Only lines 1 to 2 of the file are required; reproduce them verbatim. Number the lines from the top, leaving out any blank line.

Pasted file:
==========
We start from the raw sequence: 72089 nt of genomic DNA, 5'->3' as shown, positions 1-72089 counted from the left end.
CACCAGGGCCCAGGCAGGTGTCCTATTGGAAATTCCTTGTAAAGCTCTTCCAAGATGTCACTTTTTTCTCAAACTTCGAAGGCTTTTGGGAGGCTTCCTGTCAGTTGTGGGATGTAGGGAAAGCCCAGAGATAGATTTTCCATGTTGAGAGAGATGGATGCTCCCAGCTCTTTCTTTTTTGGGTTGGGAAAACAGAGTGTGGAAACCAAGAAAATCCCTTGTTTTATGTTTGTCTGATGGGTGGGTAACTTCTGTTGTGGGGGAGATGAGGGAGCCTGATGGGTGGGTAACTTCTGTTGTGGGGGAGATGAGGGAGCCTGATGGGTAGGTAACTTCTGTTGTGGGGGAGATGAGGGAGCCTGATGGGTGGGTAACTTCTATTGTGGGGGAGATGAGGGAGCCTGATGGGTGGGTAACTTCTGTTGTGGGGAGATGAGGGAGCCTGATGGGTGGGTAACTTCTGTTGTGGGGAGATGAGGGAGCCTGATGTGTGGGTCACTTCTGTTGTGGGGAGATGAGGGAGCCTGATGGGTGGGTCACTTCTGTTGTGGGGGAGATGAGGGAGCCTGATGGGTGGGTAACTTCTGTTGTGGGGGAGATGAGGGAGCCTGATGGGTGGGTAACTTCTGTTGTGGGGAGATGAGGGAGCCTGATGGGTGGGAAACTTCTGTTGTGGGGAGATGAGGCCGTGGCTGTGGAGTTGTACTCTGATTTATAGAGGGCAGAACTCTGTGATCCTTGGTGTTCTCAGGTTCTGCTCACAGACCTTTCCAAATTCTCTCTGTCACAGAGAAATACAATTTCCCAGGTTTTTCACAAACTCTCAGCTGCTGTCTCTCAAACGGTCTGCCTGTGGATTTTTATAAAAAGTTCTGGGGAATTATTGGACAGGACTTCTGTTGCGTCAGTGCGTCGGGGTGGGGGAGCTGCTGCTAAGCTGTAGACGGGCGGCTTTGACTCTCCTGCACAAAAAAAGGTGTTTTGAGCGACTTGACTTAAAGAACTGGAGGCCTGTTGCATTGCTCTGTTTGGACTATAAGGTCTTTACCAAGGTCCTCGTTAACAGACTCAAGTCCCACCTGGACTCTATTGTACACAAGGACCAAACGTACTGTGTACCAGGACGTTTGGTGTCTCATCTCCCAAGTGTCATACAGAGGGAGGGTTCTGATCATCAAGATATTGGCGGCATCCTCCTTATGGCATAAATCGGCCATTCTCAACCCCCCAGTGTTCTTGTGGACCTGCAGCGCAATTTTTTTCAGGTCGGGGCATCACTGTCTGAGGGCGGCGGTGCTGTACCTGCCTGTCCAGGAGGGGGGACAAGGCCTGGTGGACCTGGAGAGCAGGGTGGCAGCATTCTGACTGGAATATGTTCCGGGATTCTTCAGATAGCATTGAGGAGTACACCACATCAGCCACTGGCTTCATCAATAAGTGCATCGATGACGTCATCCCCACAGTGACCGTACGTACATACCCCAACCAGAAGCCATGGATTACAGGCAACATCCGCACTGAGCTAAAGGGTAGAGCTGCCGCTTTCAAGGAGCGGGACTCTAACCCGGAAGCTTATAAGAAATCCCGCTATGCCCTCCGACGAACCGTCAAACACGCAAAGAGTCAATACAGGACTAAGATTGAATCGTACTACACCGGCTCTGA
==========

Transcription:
We start from the raw sequence: 72089 nt of genomic DNA, 5'->3' as shown, positions 1-72089 counted from the left end.
CACCAGGGCCCAGGCAGGTGTCCTATTGGAAATTCCTTGTAAAGCTCTTCCAAGATGTCACTTTTTTCTCAAACTTCGAAGGCTTTTGGGAGGCTTCCTGTCAGTTGTGGGATGTAGGGAAAGCCCAGAGATAGATTTTCCATGTTGAGAGAGATGGATGCTCCCAGCTCTTTCTTTTTTGGGTTGGGAAAACAGAGTGTGGAAACCAAGAAAATCCCTTGTTTTATGTTTGTCTGATGGGTGGGTAACTTCTGTTGTGGGGGAGATGAGGGAGCCTGATGGGTGGGTAACTTCTGTTGTGGGGGAGATGAGGGAGCCTGATGGGTAGGTAACTTCTGTTGTGGGGGAGATGAGGGAGCCTGATGGGTGGGTAACTTCTATTGTGGGGGAGATGAGGGAGCCTGATGGGTGGGTAACTTCTGTTGTGGGGAGATGAGGGAGCCTGATGGGTGGGTAACTTCTGTTGTGGGGAGATGAGGGAGCCTGATGTGTGGGTCACTTCTGTTGTGGGGAGATGAGGGAGCCTGATGGGTGGGTCACTTCTGTTGTGGGGGAGATGAGGGAGCCTGATGGGTGGGTAACTTCTGTTGTGGGGGAGATGAGGGAGCCTGATGGGTGGGTAACTTCTGTTGTGGGGAGATGAGGGAGCCTGATGGGTGGGAAACTTCTGTTGTGGGGAGATGAGGCCGTGGCTGTGGAGTTGTACTCTGATTTATAGAGGGCAGAACTCTGTGATCCTTGGTGTTCTCAGGTTCTGCTCACAGACCTTTCCAAATTCTCTCTGTCACAGAGAAATACAATTTCCCAGGTTTTTCACAAACTCTCAGCTGCTGTCTCTCAAACGGTCTGCCTGTGGATTTTTATAAAAAGTTCTGGGGAATTATTGGACAGGACTTCTGTTGCGTCAGTGCGTCGGGGTGGGGGAGCTGCTGCTAAGCTGTAGACGGGCGGCTTTGACTCTCCTGCACAAAAAAAGGTGTTTTGAGCGACTTGACTTAAAGAACTGGAGGCCTGTTGCATTGCTCTGTTTGGACTATAAGGTCTTTACCAAGGTCCTCGTTAACAGACTCAAGTCCCACCTGGACTCTATTGTACACAAGGACCAAACGTACTGTGTACCAGGACGTTTGGTGTCTCATCTCCCAAGTGTCATACAGAGGGAGGGTTCTGATCATCAAGATATTGGCGGCATCCTCCTTATGGCATAAATCGGCCATTCTCAACCCCCCAGTGTTCTTGTGGACCTGCAGCGCAATTTTTTTCAGGTCGGGGCATCACTGTCTGAGGGCGGCGGTGCTGTACCTGCCTGTCCAGGAGGGGGGACAAGGCCTGGTGGACCTGGAGAGCAGGGTGGCAGCATTCTGACTGGAATATGTTCCGGGATTCTTCAGATAGCATTGAGGAGTACACCACATCAGCCACTGGCTTCATCAATAAGTGCATCGATGACGTCATCCCCACAGTGACCGTACGTACATACCCCAACCAGAAGCCATGGATTACAGGCAACATCCGCACTGAGCTAAAGGGTAGAGCTGCCGCTTTCAAGGAGCGGGACTCTAACCCGGAAGCTTATAAGAAATCCCGCTATGCCCTCCGACGAACCGTCAAACACGCAAAGAGTCAATACAGGACTAAGATTGAATCGTACTACACCGGCTCTGA